• Play the ‘categories’ game. Try to enlist as many types of cities, dogs, cars, actors, sports.
  • If you feel pulled by memories from the past, make your way to your current age slowly (for example, ‘I am now 16’, ‘I am now 17’, ‘I am now 18’,…).
  • Go through the Alphabet, enlisting an example of a type of object for each of the letters. For example, list out food items or household items corresponding to every letter of the alphabet.
  • Take a book. Think of a number. Open the book to that page number and read out the first sentence. Repeat a few times over.
  • Orient yourself to your time, place and person. E.g. ‘My name is ________. I am safe right now. I am located in _______. The date is ____________.’

Physical Grounding

  • Deepen your breathing, trying to breath through your belly. You can try pairing it with a safe word (such as “calm” or “easy”).
  • Bring into contact the different objects and surfaces around you, describing how you feel them. For example, ‘I feel the hard table’, ‘I feel the cool glass of water’, ‘I feel my soft sweatshirt’, etc. You can even try comparing which object is harder, softer, cooler, and so on.
  • Put your hands under water. 
  • Jump on the spot.
  • Dig your heels into the floor. Remove your shoes to come into contact with the floor. You are literally ‘grounding’ yourself!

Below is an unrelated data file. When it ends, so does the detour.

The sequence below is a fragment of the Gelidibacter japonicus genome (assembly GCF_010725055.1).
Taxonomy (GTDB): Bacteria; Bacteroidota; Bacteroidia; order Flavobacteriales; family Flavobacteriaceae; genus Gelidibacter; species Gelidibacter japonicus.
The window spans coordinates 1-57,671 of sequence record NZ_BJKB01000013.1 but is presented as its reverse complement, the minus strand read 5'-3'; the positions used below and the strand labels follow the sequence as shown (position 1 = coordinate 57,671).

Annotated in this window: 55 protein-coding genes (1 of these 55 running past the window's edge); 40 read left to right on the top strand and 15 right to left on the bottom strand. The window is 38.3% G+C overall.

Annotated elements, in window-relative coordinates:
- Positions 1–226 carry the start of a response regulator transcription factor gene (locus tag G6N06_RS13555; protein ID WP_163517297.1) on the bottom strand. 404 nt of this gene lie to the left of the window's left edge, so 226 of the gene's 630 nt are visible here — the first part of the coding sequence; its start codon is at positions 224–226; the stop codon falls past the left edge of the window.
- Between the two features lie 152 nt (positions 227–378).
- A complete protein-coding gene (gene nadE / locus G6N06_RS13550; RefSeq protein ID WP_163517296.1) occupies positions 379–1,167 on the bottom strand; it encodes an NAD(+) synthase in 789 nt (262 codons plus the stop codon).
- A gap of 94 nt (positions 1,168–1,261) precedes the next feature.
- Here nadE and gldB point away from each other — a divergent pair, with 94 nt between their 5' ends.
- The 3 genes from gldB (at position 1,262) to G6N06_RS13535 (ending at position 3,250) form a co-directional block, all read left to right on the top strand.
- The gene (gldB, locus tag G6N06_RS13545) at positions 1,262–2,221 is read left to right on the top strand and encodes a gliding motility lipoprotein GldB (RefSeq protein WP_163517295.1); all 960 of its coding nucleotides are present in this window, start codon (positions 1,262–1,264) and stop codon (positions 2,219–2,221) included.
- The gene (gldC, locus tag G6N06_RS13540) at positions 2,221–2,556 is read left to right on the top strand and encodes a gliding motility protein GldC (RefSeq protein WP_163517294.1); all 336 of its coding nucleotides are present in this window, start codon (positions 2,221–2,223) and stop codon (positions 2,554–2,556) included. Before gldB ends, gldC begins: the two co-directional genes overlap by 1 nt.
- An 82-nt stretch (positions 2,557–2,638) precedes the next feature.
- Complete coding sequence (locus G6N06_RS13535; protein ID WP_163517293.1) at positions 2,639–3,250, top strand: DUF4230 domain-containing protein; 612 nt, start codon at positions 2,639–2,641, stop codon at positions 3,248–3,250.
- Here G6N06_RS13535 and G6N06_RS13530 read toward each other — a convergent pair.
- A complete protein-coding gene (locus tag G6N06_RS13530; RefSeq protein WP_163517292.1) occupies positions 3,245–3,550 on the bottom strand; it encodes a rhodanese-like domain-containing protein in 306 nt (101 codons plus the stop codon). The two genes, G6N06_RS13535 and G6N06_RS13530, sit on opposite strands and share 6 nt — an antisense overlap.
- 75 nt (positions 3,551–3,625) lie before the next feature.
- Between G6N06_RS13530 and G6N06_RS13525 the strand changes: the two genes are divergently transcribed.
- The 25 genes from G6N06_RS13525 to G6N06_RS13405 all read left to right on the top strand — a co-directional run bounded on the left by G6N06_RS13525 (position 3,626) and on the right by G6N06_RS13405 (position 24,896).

• Rub your hands together to generate heat and put them on your face. 
  • Feel your ‘safety object’ which you may even carry with yourself wherever you go. It can be rock, a piece of cloth, some clay. 
  • Come into contact with different parts of your body by wiggling/moving different parts. You can also describe five different sensations you feel on different parts of your body. For instance, ‘I feel my hair on my neck’, ‘I feel the weight of my body on the chair’, ‘I feel the soft fabric of my jeans’, ‘I feel the cool metal of my ring’, ‘I feel the warm blanket on my legs’, etc.
  • Mindfully eat a food item using all your senses. 

Soothing Grounding

  • Enlist your current favourites. This could be your favourite food, movie, season, friend, time of day, TV show, etc.
  • Breathe in a pleasant smell. For instance, breathing into the pleasant smell of a moisturiser as you apply it on your hands captures both your olfactory and tactile awareness!
  • Say out kind and encouraging words to yourself, like you would to a small child. For example, ‘You’re doing so well to take care of yourself through this difficult moment’.
  • Picture a favourite person or pet or someone you care about.


It is normal for us to respond differently to different grounding practices depending on the situation we are faced with or our preference for different methods. Remember to practise as often as possible. Practising these techniques in moments of regulation can help build our capacity to remember and practise them when we feel overwhelmed or dysregulated. It is helpful to start early into a negative cycle, such as when a self-harm thought or substance use craving arises.  And lastly, be creative with building your own practices for grounding! 

There is no one way to ground. Explore what works best for you.

Thank you so much Geetika for writing this blog post! If you enjoyed reading and learning about how to be more present in your day to day life through grounding, consider booking a session with her!